I found it interesting that Amish men have singing practices where
I think they practice singing hymns from The Ausbund so they can
lead them in Sunday worship. Sometimes when I stop by some good
Amish friend’s home on a weekday evening the father of the family
who I want to visit with is gone to singing practice, joining
other men at a neighbor’s house. I also read of this from time to
time in scribe’s letters in The Budget. Recently I read in a
scribe’s letter in The Budget that he had gone to singing practice
the week before. He also said something like “I’m one of the older
men in my district and we’ve had to learn the tunes just by singing
them. The younger men now have the advantage of being able to
buy songbooks with some of the music written down.” It seems like
recently I saw a songbook with the musical notes of some of the songs from The Ausbund written down. I think the book might have
been in the Pathways bookstore near Lagrange.
Amish singing practice
Al I used to run into singing practice while selling books; it was typically on weekday evenings. I would always come back later. That was actually the first time I heard Amish church singing, as I hadn’t yet been to a service at the time.
Erik have you ever attended a Amish church service yet?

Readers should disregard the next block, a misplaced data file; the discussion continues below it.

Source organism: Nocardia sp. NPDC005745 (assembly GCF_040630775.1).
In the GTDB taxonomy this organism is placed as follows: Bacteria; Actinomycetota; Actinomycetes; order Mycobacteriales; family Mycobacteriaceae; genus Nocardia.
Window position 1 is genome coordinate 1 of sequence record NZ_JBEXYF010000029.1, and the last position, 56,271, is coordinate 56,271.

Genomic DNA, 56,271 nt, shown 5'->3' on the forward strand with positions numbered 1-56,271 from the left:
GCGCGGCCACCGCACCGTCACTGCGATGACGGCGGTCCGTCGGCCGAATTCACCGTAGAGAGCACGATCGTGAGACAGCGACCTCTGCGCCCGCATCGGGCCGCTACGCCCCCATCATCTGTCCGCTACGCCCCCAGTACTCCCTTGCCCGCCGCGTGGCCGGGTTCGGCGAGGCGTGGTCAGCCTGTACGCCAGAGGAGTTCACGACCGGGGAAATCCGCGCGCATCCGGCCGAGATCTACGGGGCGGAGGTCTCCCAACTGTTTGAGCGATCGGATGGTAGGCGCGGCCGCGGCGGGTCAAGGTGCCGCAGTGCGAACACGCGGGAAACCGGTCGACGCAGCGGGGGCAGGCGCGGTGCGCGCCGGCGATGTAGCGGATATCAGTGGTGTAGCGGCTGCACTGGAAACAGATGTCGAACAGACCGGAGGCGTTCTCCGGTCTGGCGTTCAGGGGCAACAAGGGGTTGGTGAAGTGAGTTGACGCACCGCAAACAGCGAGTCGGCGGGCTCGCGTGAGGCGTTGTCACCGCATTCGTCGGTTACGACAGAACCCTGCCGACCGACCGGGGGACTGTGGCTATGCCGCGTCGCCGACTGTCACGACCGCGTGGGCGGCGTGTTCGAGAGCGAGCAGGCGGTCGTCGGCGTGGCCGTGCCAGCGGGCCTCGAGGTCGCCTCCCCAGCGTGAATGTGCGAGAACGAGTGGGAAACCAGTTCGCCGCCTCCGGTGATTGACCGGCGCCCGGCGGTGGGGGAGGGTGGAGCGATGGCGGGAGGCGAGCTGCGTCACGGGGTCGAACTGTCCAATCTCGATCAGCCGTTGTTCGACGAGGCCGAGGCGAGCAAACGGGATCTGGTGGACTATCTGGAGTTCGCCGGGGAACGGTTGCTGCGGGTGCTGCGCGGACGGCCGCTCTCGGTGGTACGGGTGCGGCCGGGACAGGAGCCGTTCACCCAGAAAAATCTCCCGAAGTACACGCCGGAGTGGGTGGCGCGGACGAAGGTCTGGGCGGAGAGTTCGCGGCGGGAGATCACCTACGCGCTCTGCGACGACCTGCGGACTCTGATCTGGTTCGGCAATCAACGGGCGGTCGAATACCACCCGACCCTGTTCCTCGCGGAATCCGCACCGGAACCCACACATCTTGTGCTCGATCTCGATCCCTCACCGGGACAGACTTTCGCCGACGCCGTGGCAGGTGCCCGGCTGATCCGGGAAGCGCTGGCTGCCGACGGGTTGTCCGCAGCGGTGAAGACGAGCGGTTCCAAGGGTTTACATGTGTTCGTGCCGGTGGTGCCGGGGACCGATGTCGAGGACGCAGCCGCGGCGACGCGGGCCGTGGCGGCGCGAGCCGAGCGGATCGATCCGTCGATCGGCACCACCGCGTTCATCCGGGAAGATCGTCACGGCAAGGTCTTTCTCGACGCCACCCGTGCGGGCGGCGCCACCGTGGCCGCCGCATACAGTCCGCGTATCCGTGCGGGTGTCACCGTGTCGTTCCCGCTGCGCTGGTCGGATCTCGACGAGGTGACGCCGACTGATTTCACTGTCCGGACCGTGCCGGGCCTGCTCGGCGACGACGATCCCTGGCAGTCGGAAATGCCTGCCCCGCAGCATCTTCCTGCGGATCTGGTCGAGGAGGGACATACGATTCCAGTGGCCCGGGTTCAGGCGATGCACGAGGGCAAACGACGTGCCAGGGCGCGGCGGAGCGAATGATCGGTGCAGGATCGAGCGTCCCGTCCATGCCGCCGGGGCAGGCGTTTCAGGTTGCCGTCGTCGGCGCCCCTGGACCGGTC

Good morning Erik and an interesting post for this Monday, i was wondering if you have ever been fortunate enough to have attended a Amish church service, and if you have what was it like. Do they (Amish) have a special meal after, and i have heard myself that they may play say “baseball” or enjoy the day after the service. Thanks Erik. Richard
Amish church experience
Hi Richard, thanks for asking, I’ve probably been to about 10 Amish services, mostly regular church services as well as funeral and some Sunday School (in New Order churches). I enjoy going to church even though I understand little except in the few cases where the preacher will try to use some English for my benefit (it’s very nice but a slightly strange feeling). I try to sing along with the Ausbund even though I don’t know the tunes or German for that matter. In my experience people are always welcoming and it is a good experience. They often fill me in on what the sermon was about afterwards. You can also pick up some Biblical names during the sermon and have a sense of what is being discussed.
On a “human note” service is long and you can actually get drowsy, since besides the singing at beginning and end there isn’t a lot of interaction in terms of responses from the congregation.
Here are a couple of posts I wrote on the topic:
Thank you for posting such an interesting discussion. The sound of Das Loblied really hits deep for me–don’t understand why, but even reading the German language, imagining the history of these prayers written in prison really touch me deeply. The only time I heard such singing was when I was on a bicycle ride through the Pennsylvania countryside on a Sunday morning. . . peddled past a barn with this incredible singing that reached the road. . .
I actually own a copy of the Ausbund, I bought it while researching the Anabaptist movements for my Masters degree thesis.
I would LOVE to get my hands on a copy of The Ausbund! I have a collection of hymnals–the oldest one is from 1928–and it would be a fabulous addition to my collection.
Thanks Erik for sharing!